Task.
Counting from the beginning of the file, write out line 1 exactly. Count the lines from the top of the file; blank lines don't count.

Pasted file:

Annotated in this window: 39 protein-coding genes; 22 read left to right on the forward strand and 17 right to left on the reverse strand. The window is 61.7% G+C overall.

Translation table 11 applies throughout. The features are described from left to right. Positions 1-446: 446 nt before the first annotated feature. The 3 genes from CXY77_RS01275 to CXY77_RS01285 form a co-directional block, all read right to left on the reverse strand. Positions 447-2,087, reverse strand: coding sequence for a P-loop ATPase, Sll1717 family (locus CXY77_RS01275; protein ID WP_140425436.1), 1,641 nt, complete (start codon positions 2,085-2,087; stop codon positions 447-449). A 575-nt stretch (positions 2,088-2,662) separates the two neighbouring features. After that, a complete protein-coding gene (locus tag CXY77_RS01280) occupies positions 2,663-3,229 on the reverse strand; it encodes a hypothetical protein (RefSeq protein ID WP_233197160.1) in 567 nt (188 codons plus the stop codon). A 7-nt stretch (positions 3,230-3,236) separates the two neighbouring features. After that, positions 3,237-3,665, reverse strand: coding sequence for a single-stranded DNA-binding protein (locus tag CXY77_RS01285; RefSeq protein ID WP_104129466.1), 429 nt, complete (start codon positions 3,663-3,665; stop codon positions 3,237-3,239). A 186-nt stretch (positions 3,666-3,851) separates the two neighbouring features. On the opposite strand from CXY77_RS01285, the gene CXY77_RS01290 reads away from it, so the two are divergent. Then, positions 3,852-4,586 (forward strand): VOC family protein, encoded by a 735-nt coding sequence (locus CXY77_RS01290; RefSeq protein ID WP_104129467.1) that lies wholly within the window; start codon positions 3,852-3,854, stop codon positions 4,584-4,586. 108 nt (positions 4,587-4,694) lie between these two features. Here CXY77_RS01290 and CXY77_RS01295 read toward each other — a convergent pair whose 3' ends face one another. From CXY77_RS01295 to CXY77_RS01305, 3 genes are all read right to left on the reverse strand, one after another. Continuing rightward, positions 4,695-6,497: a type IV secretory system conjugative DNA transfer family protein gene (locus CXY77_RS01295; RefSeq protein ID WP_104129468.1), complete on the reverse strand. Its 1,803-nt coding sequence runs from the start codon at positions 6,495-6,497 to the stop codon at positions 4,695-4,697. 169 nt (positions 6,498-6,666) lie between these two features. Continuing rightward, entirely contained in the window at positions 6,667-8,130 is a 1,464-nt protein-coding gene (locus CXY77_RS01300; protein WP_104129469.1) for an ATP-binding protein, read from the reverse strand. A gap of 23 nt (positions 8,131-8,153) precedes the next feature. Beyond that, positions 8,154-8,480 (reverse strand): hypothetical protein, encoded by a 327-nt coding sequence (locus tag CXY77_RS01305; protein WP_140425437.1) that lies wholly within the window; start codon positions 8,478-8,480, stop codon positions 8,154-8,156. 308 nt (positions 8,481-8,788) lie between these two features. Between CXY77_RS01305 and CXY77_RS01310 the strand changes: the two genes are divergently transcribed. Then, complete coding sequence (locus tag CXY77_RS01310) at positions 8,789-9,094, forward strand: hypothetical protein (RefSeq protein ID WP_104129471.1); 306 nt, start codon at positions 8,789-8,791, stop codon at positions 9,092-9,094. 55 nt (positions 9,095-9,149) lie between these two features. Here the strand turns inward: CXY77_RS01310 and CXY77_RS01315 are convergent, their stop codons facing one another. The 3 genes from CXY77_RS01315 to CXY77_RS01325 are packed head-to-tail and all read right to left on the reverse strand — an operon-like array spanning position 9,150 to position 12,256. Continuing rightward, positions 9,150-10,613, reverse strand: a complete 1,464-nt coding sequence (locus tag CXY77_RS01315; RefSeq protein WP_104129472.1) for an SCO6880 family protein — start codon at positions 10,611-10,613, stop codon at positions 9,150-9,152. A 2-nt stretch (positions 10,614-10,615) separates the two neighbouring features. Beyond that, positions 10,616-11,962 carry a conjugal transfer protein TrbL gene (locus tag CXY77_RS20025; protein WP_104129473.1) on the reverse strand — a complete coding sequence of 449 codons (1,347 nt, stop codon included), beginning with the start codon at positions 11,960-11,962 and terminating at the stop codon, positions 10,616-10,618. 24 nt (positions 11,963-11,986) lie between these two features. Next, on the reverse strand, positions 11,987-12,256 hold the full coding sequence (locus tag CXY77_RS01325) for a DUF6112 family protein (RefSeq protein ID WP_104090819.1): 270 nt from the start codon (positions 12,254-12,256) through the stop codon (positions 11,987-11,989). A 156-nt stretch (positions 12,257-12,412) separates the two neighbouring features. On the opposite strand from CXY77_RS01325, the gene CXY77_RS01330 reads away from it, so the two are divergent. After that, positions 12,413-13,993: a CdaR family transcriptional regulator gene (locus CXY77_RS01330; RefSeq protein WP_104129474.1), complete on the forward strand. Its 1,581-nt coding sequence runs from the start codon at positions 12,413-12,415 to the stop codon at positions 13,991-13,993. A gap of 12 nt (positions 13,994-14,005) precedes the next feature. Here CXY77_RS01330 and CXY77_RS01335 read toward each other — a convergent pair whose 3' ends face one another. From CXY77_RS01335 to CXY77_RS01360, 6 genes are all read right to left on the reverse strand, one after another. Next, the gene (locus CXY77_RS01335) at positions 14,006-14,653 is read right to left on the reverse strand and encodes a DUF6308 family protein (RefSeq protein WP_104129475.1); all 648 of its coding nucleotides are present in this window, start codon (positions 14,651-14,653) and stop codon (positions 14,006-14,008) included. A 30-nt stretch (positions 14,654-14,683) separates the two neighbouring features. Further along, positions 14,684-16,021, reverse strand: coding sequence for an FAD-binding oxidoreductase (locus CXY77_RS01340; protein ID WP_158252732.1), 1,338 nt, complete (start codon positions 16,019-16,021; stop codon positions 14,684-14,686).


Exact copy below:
Annotated in this window: 39 protein-coding genes; 22 read left to right on the forward strand and 17 right to left on the reverse strand. The window is 61.7% G+C overall.